English Literature Materials Trendy

A Midsummer-Night’s Dream by  William Shakespeare 11th class 2022

Written by Sachin Raut

4.3 A Midsummer-Night’s Dream


     William Shakespeare: There has never been as great a name in English literature as that of William Shakespeare (26 April 1564-23 April 1616 – 52 years) Shakespeare – a playwright, poet, and actor nicknamed Bard of Avon –considered as England’s National poet, contributed 38 plays,154 sonnets and two epic poems in a short span of 25 years. His plays are categorized into (i) Histories (ii) Comedies and (iii) Tragedies. His great comedies. Merry wives of Windsor, Merchant of Venice, Comedy of Errors, Much Ado About Nothing, MidsummerNight’s Dream, As you Like It should be read as a group because of their shored theme. 

       A Midsummer Night’s Dream was written around 1595 as an entertainment /entertainer at the marriage of some great nobleman and was later performed in a public theatre. It embodies the Elizabethan era-which believed in witches and spirits, an inevitable part of this drama. These elements and dramatic material are used here along with songs, dances, clever ideas, mistaken identities, etc. The play forces the reader to land into the beautiful land of imagination where all adventures seem possible in its fictitious fairy world. By the end of the play, Shakespeare makes us think about the way human beings think act, and love, once again underlining his deeper awareness of human nature.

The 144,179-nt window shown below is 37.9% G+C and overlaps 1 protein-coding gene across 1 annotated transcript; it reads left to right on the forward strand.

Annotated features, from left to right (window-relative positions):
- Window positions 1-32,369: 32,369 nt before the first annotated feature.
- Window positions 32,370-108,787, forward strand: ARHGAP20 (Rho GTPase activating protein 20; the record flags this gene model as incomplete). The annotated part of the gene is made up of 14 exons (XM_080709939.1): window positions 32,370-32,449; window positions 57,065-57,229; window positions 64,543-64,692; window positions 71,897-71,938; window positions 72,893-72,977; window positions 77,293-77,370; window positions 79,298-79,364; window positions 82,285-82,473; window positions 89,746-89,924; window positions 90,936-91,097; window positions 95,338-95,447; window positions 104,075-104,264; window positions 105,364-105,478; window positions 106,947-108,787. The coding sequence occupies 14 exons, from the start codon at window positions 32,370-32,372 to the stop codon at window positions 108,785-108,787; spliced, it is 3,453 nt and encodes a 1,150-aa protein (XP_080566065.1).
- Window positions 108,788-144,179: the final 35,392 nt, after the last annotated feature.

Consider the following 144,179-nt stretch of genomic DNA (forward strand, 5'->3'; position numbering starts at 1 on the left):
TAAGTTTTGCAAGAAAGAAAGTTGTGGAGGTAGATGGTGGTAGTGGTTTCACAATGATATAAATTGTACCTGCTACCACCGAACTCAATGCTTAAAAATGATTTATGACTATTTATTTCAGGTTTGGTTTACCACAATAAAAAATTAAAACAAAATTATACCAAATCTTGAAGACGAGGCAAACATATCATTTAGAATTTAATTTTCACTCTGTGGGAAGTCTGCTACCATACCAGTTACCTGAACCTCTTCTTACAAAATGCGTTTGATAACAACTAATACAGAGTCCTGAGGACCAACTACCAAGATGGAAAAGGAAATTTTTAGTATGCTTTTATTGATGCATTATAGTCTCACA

There is a strong theme of love in Shakespeare’s play, ‘A Midsummer Night’s Dream. Shakespeare portrays how people tend to fall in love with those they find attractive. But when you discover real love, it is much more profound than physical attraction.

Love and marriage: